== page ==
The downhill advantage isn’t strictly about travel numbers either. When you go Mega, you end up with suspension components that afford far more adjustments. The Fox 36 with its GRIP2 damper gives you high-speed compression, low-speed compression, high-speed rebound, and low-speed rebound, plus air pressure of course. That combined with its rigid chassis is pretty hard to beat. Similarly, the RockShox Monarch rear shock offers rebound, low-speed compression damping, and a pedal-assist switch.

Santa Cruz Megatower suspension
More suspension travel requires more adjustments to make the Megatower sing on downhills.

Wheel and tire choice make a big difference too. That’s why for this comparison I rode the same tires and wheels on both bikes — WTB Vigilante and Judge tires on Zipp 3ZeroMoto rims. I’ll admit that’s a heavy setup for the Tallboy, but I hate flats, and the trails I ride are too dang loose and rough for anything much smaller.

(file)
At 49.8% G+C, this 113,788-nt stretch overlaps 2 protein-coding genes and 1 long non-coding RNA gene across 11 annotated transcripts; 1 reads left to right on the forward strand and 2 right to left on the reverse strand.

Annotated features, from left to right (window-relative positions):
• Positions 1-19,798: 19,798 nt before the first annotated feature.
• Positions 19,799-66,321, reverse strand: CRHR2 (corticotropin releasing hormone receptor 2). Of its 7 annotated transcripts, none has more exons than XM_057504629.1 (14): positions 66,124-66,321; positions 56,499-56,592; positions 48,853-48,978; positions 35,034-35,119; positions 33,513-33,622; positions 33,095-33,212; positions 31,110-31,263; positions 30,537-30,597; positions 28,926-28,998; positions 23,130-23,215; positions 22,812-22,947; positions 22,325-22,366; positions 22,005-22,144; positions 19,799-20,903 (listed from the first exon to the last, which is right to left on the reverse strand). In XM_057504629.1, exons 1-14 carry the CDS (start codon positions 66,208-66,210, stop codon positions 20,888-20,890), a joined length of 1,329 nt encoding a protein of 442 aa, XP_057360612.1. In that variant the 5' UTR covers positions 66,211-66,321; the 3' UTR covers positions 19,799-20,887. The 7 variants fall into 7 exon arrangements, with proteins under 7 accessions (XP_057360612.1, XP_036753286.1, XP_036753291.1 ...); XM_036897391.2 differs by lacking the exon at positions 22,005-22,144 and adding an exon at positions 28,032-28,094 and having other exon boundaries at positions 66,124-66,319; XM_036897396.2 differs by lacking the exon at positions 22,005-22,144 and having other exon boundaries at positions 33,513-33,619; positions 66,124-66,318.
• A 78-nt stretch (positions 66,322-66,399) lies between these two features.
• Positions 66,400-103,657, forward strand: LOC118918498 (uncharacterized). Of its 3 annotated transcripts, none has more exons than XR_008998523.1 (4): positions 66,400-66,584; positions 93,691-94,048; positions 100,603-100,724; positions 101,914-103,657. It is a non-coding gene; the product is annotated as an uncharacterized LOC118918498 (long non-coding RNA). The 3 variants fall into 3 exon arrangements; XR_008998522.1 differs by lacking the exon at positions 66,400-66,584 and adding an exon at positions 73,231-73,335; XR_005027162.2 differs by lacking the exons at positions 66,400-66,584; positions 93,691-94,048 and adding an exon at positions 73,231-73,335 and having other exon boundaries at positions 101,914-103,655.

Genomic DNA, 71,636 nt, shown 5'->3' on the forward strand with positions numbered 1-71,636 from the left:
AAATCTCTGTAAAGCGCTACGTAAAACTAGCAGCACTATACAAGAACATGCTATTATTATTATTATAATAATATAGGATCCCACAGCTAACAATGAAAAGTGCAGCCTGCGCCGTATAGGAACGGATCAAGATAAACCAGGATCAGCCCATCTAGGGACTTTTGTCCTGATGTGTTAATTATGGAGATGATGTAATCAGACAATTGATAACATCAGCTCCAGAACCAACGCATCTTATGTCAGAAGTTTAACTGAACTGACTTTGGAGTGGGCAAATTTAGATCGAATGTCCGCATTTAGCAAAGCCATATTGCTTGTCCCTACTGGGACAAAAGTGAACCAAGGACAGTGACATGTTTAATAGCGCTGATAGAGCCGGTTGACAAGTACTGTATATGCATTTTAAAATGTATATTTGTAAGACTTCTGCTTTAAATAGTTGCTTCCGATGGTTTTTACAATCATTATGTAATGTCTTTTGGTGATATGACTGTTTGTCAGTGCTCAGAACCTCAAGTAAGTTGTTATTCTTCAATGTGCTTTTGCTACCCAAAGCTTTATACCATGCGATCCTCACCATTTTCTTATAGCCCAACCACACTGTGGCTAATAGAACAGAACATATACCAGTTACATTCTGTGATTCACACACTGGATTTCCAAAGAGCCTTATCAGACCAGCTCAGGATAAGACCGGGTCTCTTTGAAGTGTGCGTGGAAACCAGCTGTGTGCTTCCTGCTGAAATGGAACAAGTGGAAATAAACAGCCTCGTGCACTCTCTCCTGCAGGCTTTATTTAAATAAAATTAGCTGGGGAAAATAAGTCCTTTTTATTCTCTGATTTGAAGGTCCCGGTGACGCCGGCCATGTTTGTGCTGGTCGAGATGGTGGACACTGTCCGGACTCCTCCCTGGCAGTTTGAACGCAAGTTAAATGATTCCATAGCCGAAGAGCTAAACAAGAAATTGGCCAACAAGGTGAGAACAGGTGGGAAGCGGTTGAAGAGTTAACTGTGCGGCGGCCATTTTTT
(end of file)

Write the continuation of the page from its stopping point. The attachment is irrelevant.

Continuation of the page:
Even with the same wheels and tires, the Megatower ends up being a bit heavier, about three pounds more when comparing similar builds.

Longer travel bike is better on the downhills — okay this isn’t shocking news. So what about the climbs? The Megatower was actually far more capable than I anticipated. Sometimes I felt a bit of the extra heft. And I did notice the taller stance that’s unavoidable with another 40mm of travel beneath you. But on the slow, tough technical climbs that I perversely enjoy, the Megatower was not an inconvenience. And with the shock switched to pedal mode, there was very little unwanted suspension motion, if any.

By now you’re probably wondering why I didn’t just split the difference and get a Hightower. With 145mm of rear travel and a 150 fork, it is a great compromise between a long-travel enduro rig and a trim trail shredder. Heck maybe that’ll be my next bike if I get tired of the Megatower.